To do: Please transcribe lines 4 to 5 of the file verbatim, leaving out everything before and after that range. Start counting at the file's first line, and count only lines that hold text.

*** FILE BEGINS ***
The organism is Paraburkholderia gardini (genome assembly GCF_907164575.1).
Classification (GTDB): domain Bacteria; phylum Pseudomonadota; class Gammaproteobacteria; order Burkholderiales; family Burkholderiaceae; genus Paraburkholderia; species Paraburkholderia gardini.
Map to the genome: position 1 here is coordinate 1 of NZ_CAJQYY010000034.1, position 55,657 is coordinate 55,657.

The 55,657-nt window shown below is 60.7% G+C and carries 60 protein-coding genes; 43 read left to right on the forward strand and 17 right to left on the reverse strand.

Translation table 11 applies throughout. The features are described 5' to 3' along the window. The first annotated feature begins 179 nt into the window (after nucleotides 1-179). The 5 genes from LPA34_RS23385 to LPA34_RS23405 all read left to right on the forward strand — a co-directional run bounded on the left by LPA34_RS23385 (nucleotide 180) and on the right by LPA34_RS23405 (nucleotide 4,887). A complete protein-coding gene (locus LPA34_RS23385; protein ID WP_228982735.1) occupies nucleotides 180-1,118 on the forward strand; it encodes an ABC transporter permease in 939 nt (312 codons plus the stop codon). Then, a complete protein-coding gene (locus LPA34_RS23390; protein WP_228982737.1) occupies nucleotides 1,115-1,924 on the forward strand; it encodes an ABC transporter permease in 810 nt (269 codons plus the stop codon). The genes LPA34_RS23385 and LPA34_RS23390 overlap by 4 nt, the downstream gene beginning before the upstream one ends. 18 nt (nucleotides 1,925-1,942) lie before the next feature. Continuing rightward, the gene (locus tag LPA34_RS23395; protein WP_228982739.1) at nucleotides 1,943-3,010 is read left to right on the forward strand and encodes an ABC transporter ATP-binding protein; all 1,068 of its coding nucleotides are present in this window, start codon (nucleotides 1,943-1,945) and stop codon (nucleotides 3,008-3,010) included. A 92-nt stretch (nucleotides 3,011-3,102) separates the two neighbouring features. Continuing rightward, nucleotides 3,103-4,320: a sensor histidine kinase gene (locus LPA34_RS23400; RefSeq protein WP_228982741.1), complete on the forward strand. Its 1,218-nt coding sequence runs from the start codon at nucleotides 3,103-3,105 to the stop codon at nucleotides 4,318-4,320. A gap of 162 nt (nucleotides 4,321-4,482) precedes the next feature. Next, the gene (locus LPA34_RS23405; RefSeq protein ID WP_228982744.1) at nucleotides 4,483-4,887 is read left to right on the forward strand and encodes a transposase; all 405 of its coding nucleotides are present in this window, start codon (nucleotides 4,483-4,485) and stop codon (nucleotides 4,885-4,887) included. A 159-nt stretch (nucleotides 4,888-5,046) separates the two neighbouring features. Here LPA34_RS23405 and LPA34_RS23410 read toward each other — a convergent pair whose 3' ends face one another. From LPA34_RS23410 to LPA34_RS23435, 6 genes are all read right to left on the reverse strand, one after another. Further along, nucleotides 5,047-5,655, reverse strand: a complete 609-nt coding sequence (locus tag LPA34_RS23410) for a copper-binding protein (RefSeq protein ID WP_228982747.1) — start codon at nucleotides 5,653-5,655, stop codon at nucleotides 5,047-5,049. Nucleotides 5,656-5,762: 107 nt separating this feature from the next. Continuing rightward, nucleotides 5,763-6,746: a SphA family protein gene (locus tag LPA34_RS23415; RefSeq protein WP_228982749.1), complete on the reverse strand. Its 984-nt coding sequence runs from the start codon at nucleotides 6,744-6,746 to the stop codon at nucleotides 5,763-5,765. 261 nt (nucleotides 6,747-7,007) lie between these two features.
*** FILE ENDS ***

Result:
The 55,657-nt window shown below is 60.7% G+C and carries 60 protein-coding genes; 43 read left to right on the forward strand and 17 right to left on the reverse strand.

Translation table 11 applies throughout. The features are described 5' to 3' along the window. The first annotated feature begins 179 nt into the window (after nucleotides 1-179). The 5 genes from LPA34_RS23385 to LPA34_RS23405 all read left to right on the forward strand — a co-directional run bounded on the left by LPA34_RS23385 (nucleotide 180) and on the right by LPA34_RS23405 (nucleotide 4,887). A complete protein-coding gene (locus LPA34_RS23385; protein ID WP_228982735.1) occupies nucleotides 180-1,118 on the forward strand; it encodes an ABC transporter permease in 939 nt (312 codons plus the stop codon). Then, a complete protein-coding gene (locus LPA34_RS23390; protein WP_228982737.1) occupies nucleotides 1,115-1,924 on the forward strand; it encodes an ABC transporter permease in 810 nt (269 codons plus the stop codon). The genes LPA34_RS23385 and LPA34_RS23390 overlap by 4 nt, the downstream gene beginning before the upstream one ends. 18 nt (nucleotides 1,925-1,942) lie before the next feature. Continuing rightward, the gene (locus tag LPA34_RS23395; protein WP_228982739.1) at nucleotides 1,943-3,010 is read left to right on the forward strand and encodes an ABC transporter ATP-binding protein; all 1,068 of its coding nucleotides are present in this window, start codon (nucleotides 1,943-1,945) and stop codon (nucleotides 3,008-3,010) included. A 92-nt stretch (nucleotides 3,011-3,102) separates the two neighbouring features. Continuing rightward, nucleotides 3,103-4,320: a sensor histidine kinase gene (locus LPA34_RS23400; RefSeq protein WP_228982741.1), complete on the forward strand. Its 1,218-nt coding sequence runs from the start codon at nucleotides 3,103-3,105 to the stop codon at nucleotides 4,318-4,320. A gap of 162 nt (nucleotides 4,321-4,482) precedes the next feature. Next, the gene (locus LPA34_RS23405; RefSeq protein ID WP_228982744.1) at nucleotides 4,483-4,887 is read left to right on the forward strand and encodes a transposase; all 405 of its coding nucleotides are present in this window, start codon (nucleotides 4,483-4,485) and stop codon (nucleotides 4,885-4,887) included. A 159-nt stretch (nucleotides 4,888-5,046) separates the two neighbouring features. Here LPA34_RS23405 and LPA34_RS23410 read toward each other — a convergent pair whose 3' ends face one another. From LPA34_RS23410 to LPA34_RS23435, 6 genes are all read right to left on the reverse strand, one after another. Further along, nucleotides 5,047-5,655, reverse strand: a complete 609-nt coding sequence (locus tag LPA34_RS23410) for a copper-binding protein (RefSeq protein ID WP_228982747.1) — start codon at nucleotides 5,653-5,655, stop codon at nucleotides 5,047-5,049. Nucleotides 5,656-5,762: 107 nt separating this feature from the next. Continuing rightward, nucleotides 5,763-6,746: a SphA family protein gene (locus tag LPA34_RS23415; RefSeq protein WP_228982749.1), complete on the reverse strand. Its 984-nt coding sequence runs from the start codon at nucleotides 6,744-6,746 to the stop codon at nucleotides 5,763-5,765. 261 nt (nucleotides 6,747-7,007) lie between these two features.